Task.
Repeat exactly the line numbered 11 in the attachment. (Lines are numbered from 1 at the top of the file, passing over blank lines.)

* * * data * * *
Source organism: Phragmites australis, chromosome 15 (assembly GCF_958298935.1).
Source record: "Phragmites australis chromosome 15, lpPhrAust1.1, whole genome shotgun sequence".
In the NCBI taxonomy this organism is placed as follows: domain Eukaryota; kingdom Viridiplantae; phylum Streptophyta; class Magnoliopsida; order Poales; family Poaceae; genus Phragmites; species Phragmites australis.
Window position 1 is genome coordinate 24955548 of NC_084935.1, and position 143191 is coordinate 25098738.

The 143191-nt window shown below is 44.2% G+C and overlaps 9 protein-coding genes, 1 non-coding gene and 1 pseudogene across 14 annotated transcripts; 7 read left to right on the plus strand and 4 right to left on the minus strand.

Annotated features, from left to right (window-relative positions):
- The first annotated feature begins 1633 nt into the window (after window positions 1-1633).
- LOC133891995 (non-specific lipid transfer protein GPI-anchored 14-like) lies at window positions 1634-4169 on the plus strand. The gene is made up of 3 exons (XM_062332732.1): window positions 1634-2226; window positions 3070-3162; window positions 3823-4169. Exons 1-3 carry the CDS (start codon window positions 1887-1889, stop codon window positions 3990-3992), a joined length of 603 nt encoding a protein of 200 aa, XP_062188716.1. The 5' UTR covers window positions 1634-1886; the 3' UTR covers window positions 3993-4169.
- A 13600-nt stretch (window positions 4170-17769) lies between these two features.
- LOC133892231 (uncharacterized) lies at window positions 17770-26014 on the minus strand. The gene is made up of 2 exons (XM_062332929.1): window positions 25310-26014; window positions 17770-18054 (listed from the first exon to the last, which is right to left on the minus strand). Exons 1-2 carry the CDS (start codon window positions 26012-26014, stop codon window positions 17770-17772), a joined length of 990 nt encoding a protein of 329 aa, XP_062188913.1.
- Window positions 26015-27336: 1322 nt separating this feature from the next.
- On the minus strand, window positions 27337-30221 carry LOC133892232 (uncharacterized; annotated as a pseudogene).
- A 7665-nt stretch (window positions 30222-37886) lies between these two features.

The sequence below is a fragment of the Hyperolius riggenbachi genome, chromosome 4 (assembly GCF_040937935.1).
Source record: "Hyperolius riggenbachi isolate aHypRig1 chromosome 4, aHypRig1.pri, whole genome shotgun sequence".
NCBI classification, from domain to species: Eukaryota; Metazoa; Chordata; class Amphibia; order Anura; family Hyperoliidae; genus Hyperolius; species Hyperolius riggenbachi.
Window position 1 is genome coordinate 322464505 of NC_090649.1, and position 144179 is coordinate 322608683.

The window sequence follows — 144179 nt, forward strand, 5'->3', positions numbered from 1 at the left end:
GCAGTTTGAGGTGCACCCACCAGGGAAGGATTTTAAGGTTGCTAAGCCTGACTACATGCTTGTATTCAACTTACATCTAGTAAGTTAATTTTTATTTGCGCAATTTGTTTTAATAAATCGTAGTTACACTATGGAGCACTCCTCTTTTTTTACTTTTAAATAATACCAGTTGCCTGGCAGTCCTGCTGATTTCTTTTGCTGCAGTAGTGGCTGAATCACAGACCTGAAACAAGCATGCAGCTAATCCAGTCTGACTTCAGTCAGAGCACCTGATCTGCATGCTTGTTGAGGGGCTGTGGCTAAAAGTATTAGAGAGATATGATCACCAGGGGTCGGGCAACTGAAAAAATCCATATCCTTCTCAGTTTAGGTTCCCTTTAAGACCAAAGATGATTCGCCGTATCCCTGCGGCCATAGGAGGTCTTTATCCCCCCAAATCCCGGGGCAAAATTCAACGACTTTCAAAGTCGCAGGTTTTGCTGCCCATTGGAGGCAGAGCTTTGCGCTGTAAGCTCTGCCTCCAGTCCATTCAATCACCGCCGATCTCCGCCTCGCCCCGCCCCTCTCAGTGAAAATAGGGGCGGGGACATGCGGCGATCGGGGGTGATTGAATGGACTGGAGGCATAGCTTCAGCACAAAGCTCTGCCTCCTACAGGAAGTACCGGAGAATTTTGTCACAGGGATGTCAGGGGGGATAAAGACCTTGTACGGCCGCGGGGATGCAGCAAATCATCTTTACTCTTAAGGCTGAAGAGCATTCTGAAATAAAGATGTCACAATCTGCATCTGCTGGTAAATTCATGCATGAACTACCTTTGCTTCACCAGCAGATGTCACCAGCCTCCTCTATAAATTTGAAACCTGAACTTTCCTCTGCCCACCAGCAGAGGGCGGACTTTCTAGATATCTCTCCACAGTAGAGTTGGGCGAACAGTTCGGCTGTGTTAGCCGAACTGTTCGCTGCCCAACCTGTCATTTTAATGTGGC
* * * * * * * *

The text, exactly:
- Window positions 26015-27336: 1322 nt separating this feature from the next.